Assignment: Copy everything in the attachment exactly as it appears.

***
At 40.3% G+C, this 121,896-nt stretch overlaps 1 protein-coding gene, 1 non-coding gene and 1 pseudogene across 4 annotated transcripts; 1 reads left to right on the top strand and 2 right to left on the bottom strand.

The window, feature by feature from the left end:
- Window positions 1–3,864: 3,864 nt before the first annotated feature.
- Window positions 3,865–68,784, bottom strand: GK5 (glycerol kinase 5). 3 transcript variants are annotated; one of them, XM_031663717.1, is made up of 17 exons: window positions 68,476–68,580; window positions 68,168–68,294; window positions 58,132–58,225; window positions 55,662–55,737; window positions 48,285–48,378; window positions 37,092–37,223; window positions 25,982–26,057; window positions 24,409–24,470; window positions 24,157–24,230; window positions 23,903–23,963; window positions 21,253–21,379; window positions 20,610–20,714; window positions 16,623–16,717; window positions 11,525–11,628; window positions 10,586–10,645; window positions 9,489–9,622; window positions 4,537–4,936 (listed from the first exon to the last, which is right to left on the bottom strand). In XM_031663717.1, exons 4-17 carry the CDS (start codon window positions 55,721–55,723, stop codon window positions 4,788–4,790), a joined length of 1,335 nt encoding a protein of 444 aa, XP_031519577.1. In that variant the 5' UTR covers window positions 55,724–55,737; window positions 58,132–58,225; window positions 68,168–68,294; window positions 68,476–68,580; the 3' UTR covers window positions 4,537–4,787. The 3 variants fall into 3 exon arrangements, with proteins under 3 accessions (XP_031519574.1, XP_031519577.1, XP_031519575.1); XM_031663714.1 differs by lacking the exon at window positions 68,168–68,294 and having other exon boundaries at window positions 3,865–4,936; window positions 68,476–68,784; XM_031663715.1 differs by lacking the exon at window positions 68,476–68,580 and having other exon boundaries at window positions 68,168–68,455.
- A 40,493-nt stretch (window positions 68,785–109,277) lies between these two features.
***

At 40.3% G+C, this 121,896-nt stretch overlaps 1 protein-coding gene, 1 non-coding gene and 1 pseudogene across 4 annotated transcripts; 1 reads left to right on the top strand and 2 right to left on the bottom strand.

The window, feature by feature from the left end:
- Window positions 1–3,864: 3,864 nt before the first annotated feature.
- Window positions 3,865–68,784, bottom strand: GK5 (glycerol kinase 5). 3 transcript variants are annotated; one of them, XM_031663717.1, is made up of 17 exons: window positions 68,476–68,580; window positions 68,168–68,294; window positions 58,132–58,225; window positions 55,662–55,737; window positions 48,285–48,378; window positions 37,092–37,223; window positions 25,982–26,057; window positions 24,409–24,470; window positions 24,157–24,230; window positions 23,903–23,963; window positions 21,253–21,379; window positions 20,610–20,714; window positions 16,623–16,717; window positions 11,525–11,628; window positions 10,586–10,645; window positions 9,489–9,622; window positions 4,537–4,936 (listed from the first exon to the last, which is right to left on the bottom strand). In XM_031663717.1, exons 4-17 carry the CDS (start codon window positions 55,721–55,723, stop codon window positions 4,788–4,790), a joined length of 1,335 nt encoding a protein of 444 aa, XP_031519577.1. In that variant the 5' UTR covers window positions 55,724–55,737; window positions 58,132–58,225; window positions 68,168–68,294; window positions 68,476–68,580; the 3' UTR covers window positions 4,537–4,787. The 3 variants fall into 3 exon arrangements, with proteins under 3 accessions (XP_031519574.1, XP_031519577.1, XP_031519575.1); XM_031663714.1 differs by lacking the exon at window positions 68,168–68,294 and having other exon boundaries at window positions 3,865–4,936; window positions 68,476–68,784; XM_031663715.1 differs by lacking the exon at window positions 68,476–68,580 and having other exon boundaries at window positions 68,168–68,455.
- A 40,493-nt stretch (window positions 68,785–109,277) lies between these two features.